Chronic Obstructive Pulmonary Disease

COPD is a chronic lung disease that progressively restricts airflow in and out of the lungs. Last time here at CGE, we discussed COPD and how changing your eating habits to incorporate more anti-inflammatory foods can help. This week I thought it would be a good idea to take a look at the disease, its four stages and some treatments/breathing exercises that may be helpful to those who suffer from it. If you or anyone in your family or friend group suffers from this disease, hopefully this summary of information can be helpful.

There are four stages of COPD and sometimes, the typical symptoms of shortness of breath, coughing, etc., may go unnoticed until the disease is in a later stage. If a patient can be diagnosed earlier however, the chances are better for slowing the progression of the disease and managing the symptoms. Because of this, the GOLD System was developed. The system which was created by the Global Initiative for Chronic Obstructive Lung Disease, is useful for determining which treatment will provide the best results depending upon the stage of the disease.

4 stages

Stage 1 – Mild:

*At this stage, you would probably write your symptoms off as a cold, allergies, etc.

  • Symptoms may hardly be noticeable at this stage
  • Cough exacerbated by smoke
  • Cough that produces excessive amounts of phlegm

Treatment at this stage is more proactive than reactive. Lifestyle changes such as being conscious of your environment (avoiding cigarette smoke, pollen, perfumes, etc.), opting for a healthy diet and a consistent exercise routine could significantly improve your health.

Stage 2 – Moderate:

*At this stage, symptoms become persistent to the point of demanding your attention.

  • Stage 1 symptoms begin to worsen
  • Trouble sleeping
  • Phlegm from cough becomes harder to expel
  • Wheezing may increase
  • Airways may become more constricted due to inflammation
  • Fatigue due to your lungs working overtime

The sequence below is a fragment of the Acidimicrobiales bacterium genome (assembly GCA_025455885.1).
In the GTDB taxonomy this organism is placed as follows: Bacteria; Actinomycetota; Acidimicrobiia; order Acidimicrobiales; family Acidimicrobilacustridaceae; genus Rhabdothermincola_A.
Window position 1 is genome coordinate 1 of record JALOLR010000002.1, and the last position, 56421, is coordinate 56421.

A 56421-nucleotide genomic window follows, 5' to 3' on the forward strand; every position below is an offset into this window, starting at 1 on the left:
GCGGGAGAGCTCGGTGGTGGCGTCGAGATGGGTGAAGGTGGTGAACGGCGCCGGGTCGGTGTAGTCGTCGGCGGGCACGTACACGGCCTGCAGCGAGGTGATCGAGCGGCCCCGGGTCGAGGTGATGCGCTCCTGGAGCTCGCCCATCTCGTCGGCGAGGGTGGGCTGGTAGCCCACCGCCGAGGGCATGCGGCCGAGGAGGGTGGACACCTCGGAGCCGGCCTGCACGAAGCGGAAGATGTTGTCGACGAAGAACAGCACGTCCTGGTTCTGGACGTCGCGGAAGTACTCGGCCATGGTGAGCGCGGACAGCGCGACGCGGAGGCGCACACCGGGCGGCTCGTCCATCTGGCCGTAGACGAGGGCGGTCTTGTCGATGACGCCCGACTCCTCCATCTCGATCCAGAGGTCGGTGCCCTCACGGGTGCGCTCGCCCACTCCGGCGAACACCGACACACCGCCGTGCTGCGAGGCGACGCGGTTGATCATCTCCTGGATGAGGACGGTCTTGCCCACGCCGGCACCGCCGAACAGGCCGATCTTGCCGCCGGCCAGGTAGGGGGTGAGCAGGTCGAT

Treatment for this stage usually consists of a prescribed inhaler because your lungs are functioning at 50-79 percent of their normal lung capacity. In the event that you develop a respiratory infection, a doctor may prescribe antibiotics in order to fight the infection and hopefully prevent a hospital visit.

Stage 3 – Severe:

*At this stage, your lungs are only functioning at 30-49 percent of their normal lung capacity.

  • Inability to breathe deeply
  • Edema (swelling of the feet or ankles)
  • Decreased mental alertness
  • Morning headaches due to increased levels of carbon monoxide in the body
  • Rapid heartbeat or breathing
  • Mental confusion

Treatment at this stage is more serious because of the severity of the disease. These treatments include anything from steroid inhalers to supplemental oxygen. However, efforts to exercise and eat healthier should definitely be continued.

Stage 4 – Very Severe:

*This stage includes all of the previous symptoms mentioned in stages 1-3 worsened, especially during rest. While this stage is considered, “end-stage COPD,” people go on to live years with symptoms as long as they implement the proper lifestyle changes.

  • Drowsiness
  • Depression
  • Crackling sounds when inhaling
  • Chest pain or tightness
  • Respiratory failure

Treatment for this final stage may include all treatments from previous stages, including supplemental oxygen. Some patients may opt for lung volume reduction surgery during which 30 percent of diseased tissue is removed from the lungs. A lung transplant is also a last resort option at this stage.

Though COPD can be severe and debilitating, causing physical and mental anguish, the disease does not have to define you. With the proper lifestyle changes and treatments implemented by your healthcare provider, you can still go on to live a full, healthy life.

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